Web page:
What would be year of manufacture for a 3rd gen Colt SAA, serial number SA34490?
I have a Colt officers Model target 2nd. Issue .38 Special SER# 559894. I think it was MFG in 1929. Does this sound correct?
I love this site. Found out my Trooper is a 1955
Model. What confused me at first was because it
Was a .38 spl not .357. I thought all the troopers
Were .357. It's still in perfect time and locks up tight as a safe. Which is strange since it has so much holster wear that most of the finish is gone. Someone must have carried it every day for twenty or more years but only shot it rarely.
That's ok, still shoots like a champ and I got it from the dealer for $200 because of the finish.
Thanks for the info.
Yes, original Troopers were 38 Special and 22LR only from 1953 to circa 1961 when the Model 357 morphed into the Trooper line as the Trooper 357.
The last person I know of that was given access was RL Wilson when he was writing "Colt: An American Legend", and in that case, Colt themselves considered it to be an "official" history of Colt production.
So, I have a Colt New Service in 45LC with a 5 inch barrel.
It has some " British " type Crown markings.
I described them in a letter to Colt, and when they sent me
my 'documentation letter', it says:
" Your firearm is one of 100 shipped to HRM Naval Ordnance Depot
in Halifax, Nova Scotia on December 6th, 1941. "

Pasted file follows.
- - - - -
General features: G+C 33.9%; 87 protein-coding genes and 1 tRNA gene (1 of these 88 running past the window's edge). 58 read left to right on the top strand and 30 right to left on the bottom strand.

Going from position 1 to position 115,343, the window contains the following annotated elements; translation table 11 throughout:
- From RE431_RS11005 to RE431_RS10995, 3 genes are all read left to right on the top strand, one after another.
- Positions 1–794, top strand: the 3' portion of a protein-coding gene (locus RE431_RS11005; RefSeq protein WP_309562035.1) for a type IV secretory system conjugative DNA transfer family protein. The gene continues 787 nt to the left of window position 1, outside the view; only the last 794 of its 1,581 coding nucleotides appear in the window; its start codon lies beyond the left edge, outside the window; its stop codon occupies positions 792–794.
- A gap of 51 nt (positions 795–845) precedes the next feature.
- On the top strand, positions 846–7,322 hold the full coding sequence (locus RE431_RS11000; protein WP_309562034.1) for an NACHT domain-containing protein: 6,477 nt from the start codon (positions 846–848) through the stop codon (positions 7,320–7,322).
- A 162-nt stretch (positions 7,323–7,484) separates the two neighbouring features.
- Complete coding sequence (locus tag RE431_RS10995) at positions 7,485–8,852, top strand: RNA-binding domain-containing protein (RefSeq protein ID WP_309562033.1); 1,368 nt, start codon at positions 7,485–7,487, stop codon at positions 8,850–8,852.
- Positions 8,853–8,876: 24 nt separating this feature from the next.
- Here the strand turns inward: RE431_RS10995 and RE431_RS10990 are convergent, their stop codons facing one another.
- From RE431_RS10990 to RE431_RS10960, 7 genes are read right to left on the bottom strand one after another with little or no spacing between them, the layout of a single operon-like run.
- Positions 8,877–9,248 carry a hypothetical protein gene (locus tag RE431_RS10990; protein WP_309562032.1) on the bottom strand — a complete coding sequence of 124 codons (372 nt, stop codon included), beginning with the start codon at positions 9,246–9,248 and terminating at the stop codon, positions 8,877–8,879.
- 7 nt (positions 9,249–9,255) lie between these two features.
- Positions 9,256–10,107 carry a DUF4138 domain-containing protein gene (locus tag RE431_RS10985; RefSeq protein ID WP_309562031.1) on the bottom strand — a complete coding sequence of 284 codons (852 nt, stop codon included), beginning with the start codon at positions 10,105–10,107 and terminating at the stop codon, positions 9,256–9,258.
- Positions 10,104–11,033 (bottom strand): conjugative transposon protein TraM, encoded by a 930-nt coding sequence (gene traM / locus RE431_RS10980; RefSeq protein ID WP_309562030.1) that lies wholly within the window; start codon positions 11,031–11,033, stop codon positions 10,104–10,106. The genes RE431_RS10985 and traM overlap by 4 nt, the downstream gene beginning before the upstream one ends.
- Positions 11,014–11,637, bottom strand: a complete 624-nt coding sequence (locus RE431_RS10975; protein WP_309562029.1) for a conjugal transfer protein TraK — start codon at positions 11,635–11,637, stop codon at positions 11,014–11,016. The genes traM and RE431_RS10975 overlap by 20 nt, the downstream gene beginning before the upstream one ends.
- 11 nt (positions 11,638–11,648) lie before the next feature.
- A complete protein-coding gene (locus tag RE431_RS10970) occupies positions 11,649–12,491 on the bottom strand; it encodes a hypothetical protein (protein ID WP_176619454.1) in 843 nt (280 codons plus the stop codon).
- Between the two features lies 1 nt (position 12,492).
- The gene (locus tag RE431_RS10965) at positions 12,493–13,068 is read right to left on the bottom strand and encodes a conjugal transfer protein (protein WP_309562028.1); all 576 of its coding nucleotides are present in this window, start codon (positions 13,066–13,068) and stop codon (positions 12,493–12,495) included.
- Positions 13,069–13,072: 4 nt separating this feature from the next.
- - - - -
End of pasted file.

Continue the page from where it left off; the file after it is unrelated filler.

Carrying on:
Yet when I looked up the serial number in the DOB section
# 352353 is shown as being made in 1943.
The Enemy Ace
Last edited by Enemy Ace; 11-13-2010 at 10:49 PM. Reason: mis-spelling
Actually, it shows as being made in 1942, still later than the reported ship date. Here is my guess, presuming the ship date is correct. Remember, nothing is for certain. I believe that the serial number blocks were assigned to years in advance, just to establish a framework/plan. That belief has some credibility IMO because that is often the way things are done and so many are on "round" breakpoints that it doesn't make sense that exactly 1,000 or 5,000 0r 20,000 guns were made in a year. The charts that first appeared in TBOCF were based on Colt manufacturing or "plan" records, not shipping records. It is not unusual for a gun to ship quite some time after the "assigned" manufacturing year. That shows up quite frequently in archive letters, which as you say, give actual shipping dates. Now we're in wartime. More guns than anticipated are needed to fill orders and more guns are manufactured in 1941 than anticipated and serial numbers right into the 1942 assigned block are used. Does someone go back and change the "plan"? No, because it really doesn't matter. So, the assigned number charts stay the same, but the manufacturing is accelerated. How's that for a wartime story (to the tune of The Battle Hymn of the Republic)? Maybe, maybe not.
Last edited by A1A; 12-05-2010 at 05:12 PM.
Thank You A1A,
That is the best explanation anyone has been able to give me.
That the Colt Historian was wrong.
My eyesight is bad.
The ship was lost in the Nova Scotia Triangle.
In any case I appreciate your thoughts/research on the matter.
I'll see if I can get some pictures of the old fellow up here.
My next quest is to try and figure out how it made the trip
from up Nord ( over by dere ) to down here in Chicago.